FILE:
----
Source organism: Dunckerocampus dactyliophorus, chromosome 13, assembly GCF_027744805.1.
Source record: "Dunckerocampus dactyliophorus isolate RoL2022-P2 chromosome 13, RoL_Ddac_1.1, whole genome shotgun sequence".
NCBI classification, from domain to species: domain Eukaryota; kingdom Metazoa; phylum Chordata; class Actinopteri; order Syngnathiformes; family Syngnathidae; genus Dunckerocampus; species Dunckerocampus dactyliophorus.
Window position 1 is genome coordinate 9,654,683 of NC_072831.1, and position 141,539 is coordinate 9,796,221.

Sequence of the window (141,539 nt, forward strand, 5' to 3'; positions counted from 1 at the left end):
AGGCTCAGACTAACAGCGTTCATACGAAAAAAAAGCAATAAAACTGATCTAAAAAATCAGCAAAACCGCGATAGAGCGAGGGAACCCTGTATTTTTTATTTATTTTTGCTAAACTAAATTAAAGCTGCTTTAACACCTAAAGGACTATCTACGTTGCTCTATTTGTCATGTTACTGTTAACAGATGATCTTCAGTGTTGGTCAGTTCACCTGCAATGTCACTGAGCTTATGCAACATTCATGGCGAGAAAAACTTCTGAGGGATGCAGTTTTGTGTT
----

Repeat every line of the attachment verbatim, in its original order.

Source organism: Dunckerocampus dactyliophorus, chromosome 13, assembly GCF_027744805.1.
Source record: "Dunckerocampus dactyliophorus isolate RoL2022-P2 chromosome 13, RoL_Ddac_1.1, whole genome shotgun sequence".
NCBI classification, from domain to species: domain Eukaryota; kingdom Metazoa; phylum Chordata; class Actinopteri; order Syngnathiformes; family Syngnathidae; genus Dunckerocampus; species Dunckerocampus dactyliophorus.
Window position 1 is genome coordinate 9,654,683 of NC_072831.1, and position 141,539 is coordinate 9,796,221.

Sequence of the window (141,539 nt, forward strand, 5' to 3'; positions counted from 1 at the left end):
AGGCTCAGACTAACAGCGTTCATACGAAAAAAAAGCAATAAAACTGATCTAAAAAATCAGCAAAACCGCGATAGAGCGAGGGAACCCTGTATTTTTTATTTATTTTTGCTAAACTAAATTAAAGCTGCTTTAACACCTAAAGGACTATCTACGTTGCTCTATTTGTCATGTTACTGTTAACAGATGATCTTCAGTGTTGGTCAGTTCACCTGCAATGTCACTGAGCTTATGCAACATTCATGGCGAGAAAAACTTCTGAGGGATGCAGTTTTGTGTT